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The fifth dish, In Season was an airlight soup of summer truffles and organic waynaud peppers. With slivers of truffle on top of this delicious foamy creaminess, In Season has ruined one of my favourite comfort foods – Campbell’s Cream of Mushroom Soup from a can. The soup was literally airy but packed full of flavour. So rich and tasty! I only wish I could eat it again…

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Next on our tasting adventure was Smoke It Up – river king prawns tandoor grilled and finished with fennel Kachumber, coriander foam and charcoal oil. The green garnish on the prawn was called salty finger, and we were told to eat it first. It was a surprising taste of watery saltiness, and interesting addition to seafood dishes! Mike’s prawn came out with a head and mine didn’t, one of the only inconsistencies we noticed that night. The dish tasted nice, although the salad was a little too salty. At the end of the night, this was our least favourite dish.

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A happy girl!

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What Mike had been looking forward to, Game On – Wild French quail sous-vide 6 hours with chettinaud spices tandoor roasted with pineapple chutney. Without inquiry, we were assured, “Using fingers is fine!” which gave us a little laugh. The quail was super tender and flavourful and the pineapple chutney added a combination of spicy sweetness we’d never had before. We both agreed that the chutney was a little too thick, too dark and too sweet.

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The last savoury dish for the night, British National Dish – chicken Tikka masala deconstructed and reconstructed curry makhani foam with traditional chicken tikka. Yes, a pretty full on dish description but it can be simplified to fewer words: Best Tikka masala ever. Really. For us at least, we’ve only eaten Indian food in Brisbane. The naan was delicious as well, we completely devoured that dish!

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Our pre-dessert: Black sesame ice cream topped with a sponge cake. Being honest here, the ice cream was great but sponge cake was kind of weird… I think this dessert would’ve been much better as a take on fried ice cream. With crisp, fried cake on top instead 😉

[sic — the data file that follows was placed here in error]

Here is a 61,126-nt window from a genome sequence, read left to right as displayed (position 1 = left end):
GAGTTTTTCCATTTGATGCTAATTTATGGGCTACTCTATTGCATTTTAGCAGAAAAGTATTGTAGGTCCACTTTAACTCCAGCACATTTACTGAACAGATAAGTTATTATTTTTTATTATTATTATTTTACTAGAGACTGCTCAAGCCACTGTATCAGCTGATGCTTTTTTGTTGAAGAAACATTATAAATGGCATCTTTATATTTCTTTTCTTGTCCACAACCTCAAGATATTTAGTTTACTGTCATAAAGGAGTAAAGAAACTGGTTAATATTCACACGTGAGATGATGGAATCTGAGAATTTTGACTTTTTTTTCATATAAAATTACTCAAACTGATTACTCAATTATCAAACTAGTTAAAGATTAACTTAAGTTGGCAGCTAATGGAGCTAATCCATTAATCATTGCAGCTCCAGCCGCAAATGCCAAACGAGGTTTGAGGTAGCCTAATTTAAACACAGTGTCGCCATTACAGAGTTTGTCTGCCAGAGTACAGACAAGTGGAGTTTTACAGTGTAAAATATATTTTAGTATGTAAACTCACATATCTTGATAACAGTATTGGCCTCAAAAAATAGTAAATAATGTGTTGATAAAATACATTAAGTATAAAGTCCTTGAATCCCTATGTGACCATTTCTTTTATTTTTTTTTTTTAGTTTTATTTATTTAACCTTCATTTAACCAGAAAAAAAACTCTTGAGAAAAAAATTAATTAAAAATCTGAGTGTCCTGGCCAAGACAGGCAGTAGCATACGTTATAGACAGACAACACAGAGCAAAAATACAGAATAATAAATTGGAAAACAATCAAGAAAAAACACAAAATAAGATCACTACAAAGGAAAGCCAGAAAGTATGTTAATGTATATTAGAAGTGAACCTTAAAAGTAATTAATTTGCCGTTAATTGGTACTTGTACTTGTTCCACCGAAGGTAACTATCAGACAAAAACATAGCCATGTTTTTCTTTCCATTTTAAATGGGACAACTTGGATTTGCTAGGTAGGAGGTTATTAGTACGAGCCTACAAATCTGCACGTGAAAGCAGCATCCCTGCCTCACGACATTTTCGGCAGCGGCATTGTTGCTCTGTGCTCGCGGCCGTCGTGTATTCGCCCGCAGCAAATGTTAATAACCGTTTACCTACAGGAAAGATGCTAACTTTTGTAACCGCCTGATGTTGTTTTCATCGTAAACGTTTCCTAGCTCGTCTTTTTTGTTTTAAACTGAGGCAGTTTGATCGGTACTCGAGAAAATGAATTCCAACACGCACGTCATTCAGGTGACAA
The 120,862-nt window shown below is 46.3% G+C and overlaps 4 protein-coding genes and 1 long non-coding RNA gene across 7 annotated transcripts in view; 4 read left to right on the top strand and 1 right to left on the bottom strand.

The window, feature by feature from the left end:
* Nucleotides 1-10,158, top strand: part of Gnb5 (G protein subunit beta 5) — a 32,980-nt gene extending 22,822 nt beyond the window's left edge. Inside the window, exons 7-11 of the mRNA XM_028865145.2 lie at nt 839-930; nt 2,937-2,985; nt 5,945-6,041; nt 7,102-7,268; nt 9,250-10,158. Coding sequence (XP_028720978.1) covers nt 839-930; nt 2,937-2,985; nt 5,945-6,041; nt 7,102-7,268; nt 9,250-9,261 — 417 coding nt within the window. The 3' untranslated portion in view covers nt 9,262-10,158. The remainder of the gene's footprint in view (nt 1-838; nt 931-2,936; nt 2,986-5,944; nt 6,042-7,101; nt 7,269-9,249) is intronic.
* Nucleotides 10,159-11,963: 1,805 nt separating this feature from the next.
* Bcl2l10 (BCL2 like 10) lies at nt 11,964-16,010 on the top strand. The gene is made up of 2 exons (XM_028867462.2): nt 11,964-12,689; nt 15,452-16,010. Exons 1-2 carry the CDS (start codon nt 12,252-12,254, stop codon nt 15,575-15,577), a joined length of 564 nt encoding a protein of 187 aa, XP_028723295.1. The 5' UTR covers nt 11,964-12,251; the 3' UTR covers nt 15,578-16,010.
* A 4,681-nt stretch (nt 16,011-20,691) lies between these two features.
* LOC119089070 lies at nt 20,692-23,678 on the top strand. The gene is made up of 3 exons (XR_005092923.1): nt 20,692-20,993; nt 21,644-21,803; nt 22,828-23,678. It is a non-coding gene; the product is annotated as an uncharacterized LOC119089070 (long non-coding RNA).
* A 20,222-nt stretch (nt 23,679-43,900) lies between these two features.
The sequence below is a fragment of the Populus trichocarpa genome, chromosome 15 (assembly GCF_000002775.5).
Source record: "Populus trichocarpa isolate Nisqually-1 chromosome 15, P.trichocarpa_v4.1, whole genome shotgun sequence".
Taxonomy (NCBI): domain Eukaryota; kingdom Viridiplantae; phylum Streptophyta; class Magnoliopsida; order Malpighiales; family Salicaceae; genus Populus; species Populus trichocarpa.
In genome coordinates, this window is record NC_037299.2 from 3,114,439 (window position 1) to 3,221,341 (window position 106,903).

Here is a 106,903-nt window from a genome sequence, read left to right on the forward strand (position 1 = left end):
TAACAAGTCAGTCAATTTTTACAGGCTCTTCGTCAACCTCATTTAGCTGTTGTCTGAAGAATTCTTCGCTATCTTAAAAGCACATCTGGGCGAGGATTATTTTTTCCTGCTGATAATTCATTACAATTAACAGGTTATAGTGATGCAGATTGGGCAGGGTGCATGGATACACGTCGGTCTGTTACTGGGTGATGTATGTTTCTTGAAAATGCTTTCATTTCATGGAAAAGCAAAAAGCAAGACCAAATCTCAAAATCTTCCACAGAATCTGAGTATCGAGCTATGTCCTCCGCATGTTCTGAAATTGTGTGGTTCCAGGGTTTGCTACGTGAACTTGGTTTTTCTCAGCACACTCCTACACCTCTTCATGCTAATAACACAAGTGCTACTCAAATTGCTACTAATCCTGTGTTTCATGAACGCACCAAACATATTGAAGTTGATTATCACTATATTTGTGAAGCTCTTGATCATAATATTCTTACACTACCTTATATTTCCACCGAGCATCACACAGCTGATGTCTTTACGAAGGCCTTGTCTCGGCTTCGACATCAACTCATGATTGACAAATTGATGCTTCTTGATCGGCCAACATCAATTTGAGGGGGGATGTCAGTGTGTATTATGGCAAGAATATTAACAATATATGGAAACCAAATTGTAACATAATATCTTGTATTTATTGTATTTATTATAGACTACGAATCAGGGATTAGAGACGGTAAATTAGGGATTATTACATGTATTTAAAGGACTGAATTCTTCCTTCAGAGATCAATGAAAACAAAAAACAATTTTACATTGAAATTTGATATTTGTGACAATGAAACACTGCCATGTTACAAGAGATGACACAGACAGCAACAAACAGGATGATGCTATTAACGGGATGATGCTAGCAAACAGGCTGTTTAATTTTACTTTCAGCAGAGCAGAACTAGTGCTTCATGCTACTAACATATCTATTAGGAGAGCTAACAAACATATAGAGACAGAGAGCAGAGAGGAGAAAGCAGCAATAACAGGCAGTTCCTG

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And the finale to our night: Cinanana – banana meringue with Ceylon sweet cinnamon burnt ice cream. So tasty! The banana meringue, in terms of texture, light sweetness and flavour, really made the dish for us. There was also passion fruit gelee tubes which had a nice flavour but we weren’t a fan of the texture and thought the flavours would’ve been just as great without. 🙂

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After such an enjoyable meal, our only wish was that we could’ve had 2 or 3 times the portions! But alas! It was still be a great adventure!

I was adamant with Mike that I wanted to meet Chef Gaggan and shake his hand. Mike was skeptical. Chefs, after all, are busy people where their kitchen is a secret where magical things happen and not the place for customers. So I tried to prove him wrong. When I asked if it was possible to meet the chef and give him our thanks, our waitress said she would ask. She came back and said, “Yes, and he would like to give you a tour of the kitchen! Would you like to go? But he’s a very busy man, so he’s waiting for you to come right now.”

Without a second of thought I blurted, “Of course, thank you! Let’s go!” And off we scurried downstairs. Chef Gaggan met us at the kitchen entrance and welcomed us into his kitchen, asking how we enjoyed our dinner. Then he gave us a tour of his little kitchen, which although small, was highly functional with around 30 staff members coming and going. We even got to see his lab, where some of the magical creations take place.

Unbelievable to Mike, I asked Chef Gaggan for a picture with him, to which he happily agreed!

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Knowing he was quite busy, I still jumped at the opportunity to ask if I could snap a few pictures of the kitchen… He responded with telling his staff to put on their faces for the camera!

[Chef Gaggan has an interesting history and extensive experience, read more about him here on their website!]

I’m sorry for disrupting for your work environment! I wish I had been able to get everyone’s names and titles but I wanted to get out of there as soon as possible. ^_^

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Excuse the pan, my fault for barging in and snapping away! But look at the colours! 🙂

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Mike and I had a great experience here and I wanted to share that with all of you! If you are ever in Bangkok, make a booking at Gaggan for a night of surprises. We were taken on a whirlwind of wonderful tastes, and the other great thing? That 10 course tasting menu cost a fraction of what it would in Brisbane – 1600 baht per person (+10% service charge and 7% VAT) ~$55 CAD + fees.